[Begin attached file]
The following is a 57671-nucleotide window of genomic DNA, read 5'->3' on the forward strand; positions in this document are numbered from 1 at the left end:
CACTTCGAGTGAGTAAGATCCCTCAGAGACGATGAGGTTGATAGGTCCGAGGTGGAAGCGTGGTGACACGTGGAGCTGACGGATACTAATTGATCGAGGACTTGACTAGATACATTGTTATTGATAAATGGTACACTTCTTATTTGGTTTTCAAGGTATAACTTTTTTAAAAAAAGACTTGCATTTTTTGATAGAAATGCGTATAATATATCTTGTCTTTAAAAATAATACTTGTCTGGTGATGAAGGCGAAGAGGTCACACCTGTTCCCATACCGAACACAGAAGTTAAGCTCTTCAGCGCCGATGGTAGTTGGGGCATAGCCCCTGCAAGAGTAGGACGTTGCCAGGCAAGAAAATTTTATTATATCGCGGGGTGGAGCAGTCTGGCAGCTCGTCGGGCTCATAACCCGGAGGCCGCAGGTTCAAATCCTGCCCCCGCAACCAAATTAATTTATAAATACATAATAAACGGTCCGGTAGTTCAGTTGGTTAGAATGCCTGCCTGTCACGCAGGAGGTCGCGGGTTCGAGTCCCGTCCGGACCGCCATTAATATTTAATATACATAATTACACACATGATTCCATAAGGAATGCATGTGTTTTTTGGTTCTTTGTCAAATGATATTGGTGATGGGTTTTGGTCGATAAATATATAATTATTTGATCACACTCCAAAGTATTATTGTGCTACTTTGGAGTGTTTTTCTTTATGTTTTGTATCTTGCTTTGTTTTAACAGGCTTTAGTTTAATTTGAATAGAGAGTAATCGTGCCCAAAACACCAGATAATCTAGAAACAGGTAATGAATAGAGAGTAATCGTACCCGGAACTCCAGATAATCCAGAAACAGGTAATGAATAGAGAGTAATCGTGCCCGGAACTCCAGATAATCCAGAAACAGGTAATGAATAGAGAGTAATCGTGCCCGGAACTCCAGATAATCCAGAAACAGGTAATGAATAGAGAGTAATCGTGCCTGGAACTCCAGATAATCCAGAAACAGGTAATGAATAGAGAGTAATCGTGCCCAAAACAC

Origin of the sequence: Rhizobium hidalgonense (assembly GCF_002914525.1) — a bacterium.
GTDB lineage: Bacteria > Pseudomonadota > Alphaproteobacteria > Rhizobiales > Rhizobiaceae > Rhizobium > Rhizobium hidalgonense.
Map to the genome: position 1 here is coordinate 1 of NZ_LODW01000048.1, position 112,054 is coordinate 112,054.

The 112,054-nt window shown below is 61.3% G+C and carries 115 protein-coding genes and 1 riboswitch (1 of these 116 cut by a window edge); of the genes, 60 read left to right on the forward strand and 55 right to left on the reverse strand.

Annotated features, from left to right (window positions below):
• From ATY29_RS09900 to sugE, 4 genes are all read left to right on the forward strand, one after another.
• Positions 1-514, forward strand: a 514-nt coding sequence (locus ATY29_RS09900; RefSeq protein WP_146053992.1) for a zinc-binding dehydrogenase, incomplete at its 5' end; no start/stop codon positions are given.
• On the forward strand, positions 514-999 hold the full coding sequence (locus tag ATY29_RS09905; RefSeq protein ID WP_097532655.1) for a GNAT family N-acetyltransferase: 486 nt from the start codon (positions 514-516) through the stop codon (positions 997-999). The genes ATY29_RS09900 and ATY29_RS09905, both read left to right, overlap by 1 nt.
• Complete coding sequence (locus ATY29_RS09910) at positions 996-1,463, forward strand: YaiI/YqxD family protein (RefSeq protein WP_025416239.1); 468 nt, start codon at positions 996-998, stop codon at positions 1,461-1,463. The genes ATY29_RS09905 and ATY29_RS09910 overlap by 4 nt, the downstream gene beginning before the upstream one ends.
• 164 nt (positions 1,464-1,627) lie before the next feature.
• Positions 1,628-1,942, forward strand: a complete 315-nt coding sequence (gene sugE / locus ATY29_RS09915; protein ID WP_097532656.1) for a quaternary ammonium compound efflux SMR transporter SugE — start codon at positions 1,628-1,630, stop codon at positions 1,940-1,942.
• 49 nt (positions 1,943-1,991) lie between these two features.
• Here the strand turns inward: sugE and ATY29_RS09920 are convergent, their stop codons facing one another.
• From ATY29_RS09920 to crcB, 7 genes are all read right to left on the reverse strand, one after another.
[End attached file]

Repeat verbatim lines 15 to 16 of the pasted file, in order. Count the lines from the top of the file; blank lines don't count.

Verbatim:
• Here the strand turns inward: sugE and ATY29_RS09920 are convergent, their stop codons facing one another.
• From ATY29_RS09920 to crcB, 7 genes are all read right to left on the reverse strand, one after another.